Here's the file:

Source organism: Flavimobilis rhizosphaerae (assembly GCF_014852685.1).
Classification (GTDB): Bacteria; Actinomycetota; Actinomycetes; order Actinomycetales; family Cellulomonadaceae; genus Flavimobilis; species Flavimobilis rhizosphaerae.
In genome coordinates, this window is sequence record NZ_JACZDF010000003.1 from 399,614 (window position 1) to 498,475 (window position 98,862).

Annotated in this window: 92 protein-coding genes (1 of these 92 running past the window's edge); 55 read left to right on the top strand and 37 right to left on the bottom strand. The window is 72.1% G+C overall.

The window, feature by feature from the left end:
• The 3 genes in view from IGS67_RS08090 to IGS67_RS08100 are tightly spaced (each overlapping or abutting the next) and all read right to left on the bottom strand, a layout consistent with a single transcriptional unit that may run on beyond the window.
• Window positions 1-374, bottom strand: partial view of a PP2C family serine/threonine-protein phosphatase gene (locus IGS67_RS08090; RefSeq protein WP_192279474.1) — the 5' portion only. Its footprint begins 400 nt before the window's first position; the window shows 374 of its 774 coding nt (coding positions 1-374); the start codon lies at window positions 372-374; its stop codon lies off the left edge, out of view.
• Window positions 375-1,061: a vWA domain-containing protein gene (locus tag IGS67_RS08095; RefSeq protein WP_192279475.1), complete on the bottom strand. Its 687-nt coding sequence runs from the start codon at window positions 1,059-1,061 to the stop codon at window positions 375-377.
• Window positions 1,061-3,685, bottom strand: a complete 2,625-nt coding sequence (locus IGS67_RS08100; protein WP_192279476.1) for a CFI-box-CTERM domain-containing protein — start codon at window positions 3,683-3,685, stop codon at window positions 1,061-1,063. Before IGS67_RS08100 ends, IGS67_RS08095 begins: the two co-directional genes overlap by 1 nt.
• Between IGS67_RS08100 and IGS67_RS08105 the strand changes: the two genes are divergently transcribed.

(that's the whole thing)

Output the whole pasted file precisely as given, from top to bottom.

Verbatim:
Source organism: Flavimobilis rhizosphaerae (assembly GCF_014852685.1).
Classification (GTDB): Bacteria; Actinomycetota; Actinomycetes; order Actinomycetales; family Cellulomonadaceae; genus Flavimobilis; species Flavimobilis rhizosphaerae.
In genome coordinates, this window is sequence record NZ_JACZDF010000003.1 from 399,614 (window position 1) to 498,475 (window position 98,862).

Annotated in this window: 92 protein-coding genes (1 of these 92 running past the window's edge); 55 read left to right on the top strand and 37 right to left on the bottom strand. The window is 72.1% G+C overall.

The window, feature by feature from the left end:
• The 3 genes in view from IGS67_RS08090 to IGS67_RS08100 are tightly spaced (each overlapping or abutting the next) and all read right to left on the bottom strand, a layout consistent with a single transcriptional unit that may run on beyond the window.
• Window positions 1-374, bottom strand: partial view of a PP2C family serine/threonine-protein phosphatase gene (locus IGS67_RS08090; RefSeq protein WP_192279474.1) — the 5' portion only. Its footprint begins 400 nt before the window's first position; the window shows 374 of its 774 coding nt (coding positions 1-374); the start codon lies at window positions 372-374; its stop codon lies off the left edge, out of view.
• Window positions 375-1,061: a vWA domain-containing protein gene (locus tag IGS67_RS08095; RefSeq protein WP_192279475.1), complete on the bottom strand. Its 687-nt coding sequence runs from the start codon at window positions 1,059-1,061 to the stop codon at window positions 375-377.
• Window positions 1,061-3,685, bottom strand: a complete 2,625-nt coding sequence (locus IGS67_RS08100; protein WP_192279476.1) for a CFI-box-CTERM domain-containing protein — start codon at window positions 3,683-3,685, stop codon at window positions 1,061-1,063. Before IGS67_RS08100 ends, IGS67_RS08095 begins: the two co-directional genes overlap by 1 nt.
• Between IGS67_RS08100 and IGS67_RS08105 the strand changes: the two genes are divergently transcribed.